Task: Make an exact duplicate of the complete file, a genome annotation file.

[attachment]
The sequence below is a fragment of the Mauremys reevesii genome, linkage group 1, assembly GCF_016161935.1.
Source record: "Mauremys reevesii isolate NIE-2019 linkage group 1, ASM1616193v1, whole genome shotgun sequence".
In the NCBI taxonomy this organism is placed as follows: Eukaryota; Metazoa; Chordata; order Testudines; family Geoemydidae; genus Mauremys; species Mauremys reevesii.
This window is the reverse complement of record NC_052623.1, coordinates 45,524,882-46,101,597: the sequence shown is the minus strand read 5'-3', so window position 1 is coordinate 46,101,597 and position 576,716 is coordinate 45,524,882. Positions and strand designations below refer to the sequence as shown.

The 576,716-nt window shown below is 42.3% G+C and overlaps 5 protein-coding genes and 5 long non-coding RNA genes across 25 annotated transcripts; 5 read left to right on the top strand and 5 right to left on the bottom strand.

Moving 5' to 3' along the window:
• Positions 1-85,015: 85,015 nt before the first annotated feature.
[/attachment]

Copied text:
The sequence below is a fragment of the Mauremys reevesii genome, linkage group 1, assembly GCF_016161935.1.
Source record: "Mauremys reevesii isolate NIE-2019 linkage group 1, ASM1616193v1, whole genome shotgun sequence".
In the NCBI taxonomy this organism is placed as follows: Eukaryota; Metazoa; Chordata; order Testudines; family Geoemydidae; genus Mauremys; species Mauremys reevesii.
This window is the reverse complement of record NC_052623.1, coordinates 45,524,882-46,101,597: the sequence shown is the minus strand read 5'-3', so window position 1 is coordinate 46,101,597 and position 576,716 is coordinate 45,524,882. Positions and strand designations below refer to the sequence as shown.

The 576,716-nt window shown below is 42.3% G+C and overlaps 5 protein-coding genes and 5 long non-coding RNA genes across 25 annotated transcripts; 5 read left to right on the top strand and 5 right to left on the bottom strand.

Moving 5' to 3' along the window:
• Positions 1-85,015: 85,015 nt before the first annotated feature.